Six of the Most Common Computer Security Threats - Sunwest Bank
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Six of the Most Common Computer Security Threats

If You Become a Victim of CyberCrime

Six of the Most Common Computer Security Threats

It’s a dangerous world out there in cyberspace.  Security threats are escalating every year and have become more malicious with cybercriminals entering the scene stealing financial and personal information. Cell phones and automobiles are becoming more computerized, and hackers have an even wider selection of devices to infect with malicious threats. With so many pluggable devices available coming on the market, new areas of exposure are created.

Here’s a quick look at some of today’s most common computer security threats:

  1. Malware. Exploits and malware are increasing through vectors ranging from social networks to mobile devices to employees themselves. As computer and operating system security continues to improve so will cybercriminals’ new techniques to bypass these defenses.
  2. Mobile Threats. Attackers are turning their attention to launching mobile banking attacks. Consumers will begin to see banking attacks migrate from the computer to the smartphone. Keep in mind that if your smartphone becomes infected, it can infect your computer and your home or work network.
  3. Threats to Mobile Payments. Electronic currency has made sending money extremely easy. Buying or selling, paying for entertainment, and sending money to a friend from a mobile device is becoming more popular.  Electronic payments, however, are often not encrypted, unless you’re using the mobile safeguards provided by your bank. Hackers know this and are increasingly targeting the growing use of cyber currency as a means to steal money and spread malware.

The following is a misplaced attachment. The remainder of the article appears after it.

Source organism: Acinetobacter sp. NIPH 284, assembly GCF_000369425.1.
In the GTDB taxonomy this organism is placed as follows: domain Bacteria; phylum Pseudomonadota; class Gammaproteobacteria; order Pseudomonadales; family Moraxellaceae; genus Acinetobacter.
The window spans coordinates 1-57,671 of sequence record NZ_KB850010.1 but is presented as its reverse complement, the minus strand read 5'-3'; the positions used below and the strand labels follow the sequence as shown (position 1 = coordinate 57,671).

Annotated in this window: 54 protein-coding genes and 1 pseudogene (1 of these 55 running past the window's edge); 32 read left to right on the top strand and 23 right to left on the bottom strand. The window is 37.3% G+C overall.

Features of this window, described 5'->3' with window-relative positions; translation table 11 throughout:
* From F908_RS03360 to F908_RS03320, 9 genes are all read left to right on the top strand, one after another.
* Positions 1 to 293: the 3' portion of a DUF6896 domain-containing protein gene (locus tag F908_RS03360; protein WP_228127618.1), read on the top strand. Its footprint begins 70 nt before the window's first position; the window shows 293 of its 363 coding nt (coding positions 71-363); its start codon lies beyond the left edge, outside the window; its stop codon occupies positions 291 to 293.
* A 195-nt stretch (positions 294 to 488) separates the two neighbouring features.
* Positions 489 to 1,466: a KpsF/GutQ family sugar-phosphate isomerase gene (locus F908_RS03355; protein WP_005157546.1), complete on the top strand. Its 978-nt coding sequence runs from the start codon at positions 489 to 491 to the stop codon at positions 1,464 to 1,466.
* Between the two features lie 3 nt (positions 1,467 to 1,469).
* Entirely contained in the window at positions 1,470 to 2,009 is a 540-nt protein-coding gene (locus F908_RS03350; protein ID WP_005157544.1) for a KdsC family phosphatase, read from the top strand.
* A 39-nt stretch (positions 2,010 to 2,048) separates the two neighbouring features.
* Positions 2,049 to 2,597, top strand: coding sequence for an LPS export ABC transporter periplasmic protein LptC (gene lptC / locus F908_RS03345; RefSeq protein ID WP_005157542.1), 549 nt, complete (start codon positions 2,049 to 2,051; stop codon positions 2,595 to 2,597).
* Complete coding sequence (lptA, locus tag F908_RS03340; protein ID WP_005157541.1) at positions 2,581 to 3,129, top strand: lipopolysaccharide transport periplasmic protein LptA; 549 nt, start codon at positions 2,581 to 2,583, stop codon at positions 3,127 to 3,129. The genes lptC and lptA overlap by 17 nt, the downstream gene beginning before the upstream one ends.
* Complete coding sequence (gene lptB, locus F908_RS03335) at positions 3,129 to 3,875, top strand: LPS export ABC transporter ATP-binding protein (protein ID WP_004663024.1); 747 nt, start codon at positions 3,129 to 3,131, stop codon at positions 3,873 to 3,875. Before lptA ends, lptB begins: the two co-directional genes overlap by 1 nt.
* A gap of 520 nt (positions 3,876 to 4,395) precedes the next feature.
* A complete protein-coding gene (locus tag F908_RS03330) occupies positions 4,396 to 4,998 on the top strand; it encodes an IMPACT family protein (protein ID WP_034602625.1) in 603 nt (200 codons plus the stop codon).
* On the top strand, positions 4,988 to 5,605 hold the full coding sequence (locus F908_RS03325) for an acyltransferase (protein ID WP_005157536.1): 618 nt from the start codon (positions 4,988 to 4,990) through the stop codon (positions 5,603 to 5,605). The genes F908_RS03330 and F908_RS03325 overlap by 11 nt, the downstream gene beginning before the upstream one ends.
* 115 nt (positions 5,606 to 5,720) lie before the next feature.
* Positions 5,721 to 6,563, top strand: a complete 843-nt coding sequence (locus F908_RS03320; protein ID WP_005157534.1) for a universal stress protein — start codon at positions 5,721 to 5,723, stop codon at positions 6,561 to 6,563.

4. Attacks on SMBs. Small businesses believe they are immune to cyber-attacks. They erroneously think they have nothing an attacker would want to steal. They forget that they retain customer information, create intellectual property, and keep money in the bank. Truth is, small companies are typically less equipped to defend against an attack. From an attacker’s point of view, any business is a potential target, no matter its size.
  5. Uneducated Users. The average user has become educated enough not to click on an attachment in unsolicited e-mail, but do they know how to defend themselves in today’s constantly-changing threat environment? The first step in computer security is being aware of the risk environment. Information security awareness training helps computer users develop the skills to identify risks and scams and avoid becoming a victim.
  6. User Errors. Computers are great. And in fact, they are better and more reliable than people for many transactions. Computers, for example, are better than doctors at diagnosing some illnesses. That said, humans make mistakes when using computers, especially when they’re not savvy about computer security.  Even if you think you’re doing all you can to avoid common security threats, you’d probably be surprised at how easily an outsider can find common — even silly — mistakes.

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